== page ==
Prior to the relaxation of coronavirus restrictions on 19 July 2021, it seemed reasonable to expect that the courts would treat the government’s ‘strong guidance’ as being similar in status. Now it is less clear as the remaining guidance we have seems to have softened.

Thus we need to make decisions that we would be comfortable defending in court – particularly if hindsight revealed that our measures had failed to prevent the spread of Covid – but we cannot get a clear idea of exactly what this would look like unless there are a few court cases to establish some legal precedent (and we’d all generally prefer for that not to happen to churches!).

Practical and pastoral

All of this relates to the legal framework within which we must make our decisions, but for many churches the greatest points of concern will be more pastoral in nature.

Almost all churches will face competing pressures to restore a sense of pre-pandemic normality while trying not to turn every Sunday morning into a ‘super spreader’ event, and will face a range of views within our churches, with no available options likely to satisfy everyone. Others have written about the careful balancing of concerns this will require.

In the rest of this article I hope to provide some useful food for thought when grappling with the main pragmatic question: how can we manage the risk appropriately while attempting to restore what we have lost during the restrictions?

To tackle this question, it is helpful to divide the risk reduction options available to us into two broad categories: those which will be controversial with our congregations and heavily impact their experience of worship and fellowship, and those which are comparatively uncontroversial and which most reasonable people would accept.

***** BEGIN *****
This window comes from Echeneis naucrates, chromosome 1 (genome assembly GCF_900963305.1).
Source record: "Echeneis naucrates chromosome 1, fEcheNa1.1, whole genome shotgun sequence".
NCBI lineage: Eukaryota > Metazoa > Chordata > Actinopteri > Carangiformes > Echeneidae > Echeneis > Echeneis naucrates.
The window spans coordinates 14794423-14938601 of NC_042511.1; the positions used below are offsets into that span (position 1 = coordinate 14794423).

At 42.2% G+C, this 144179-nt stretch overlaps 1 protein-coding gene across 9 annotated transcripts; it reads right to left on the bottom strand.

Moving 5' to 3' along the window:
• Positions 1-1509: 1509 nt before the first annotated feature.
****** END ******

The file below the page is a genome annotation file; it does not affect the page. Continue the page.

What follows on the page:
Controversial measures

Which measures fall into which category will vary from church to church, but I would guess that the following will fall into the controversial category:

  • Avoiding singing (and corporate reading or reciting). For many this has been the worst loss during the restrictions, and it is right that we should yearn to be able to sing again in church.
  • Social distancing and the associated reduction in building capacity it entails, which means fewer people can attend services.
  • Wearing masks inside the building, which is at the very least uncomfortable, especially in the summer.
  • Imposing limits on mingling between households / bubbles while indoors which limits fellowship.
  • Requiring testing before people enter a service (although merely ‘encouraging’ testing may be less controversial, if less effective).

Uncontroversial measures

By contrast, there are measures we can consider which are far less controversial. Many of them require extra work, but I suspect more people will be willing to pitch in than would desire to see reduced capacity or a return to not singing.

Of course, some may prove to be more contentious in some churches than others, but a few credible suggestions include:

  • Stringent cleaning regimes, especially for surfaces and items which are frequently touched, such as door handles, bannisters, and light switches.
  • Personal hygiene measures, including the provision of sanitising gel dispensers and encouraging people to take basic precautions when sneezing or coughing.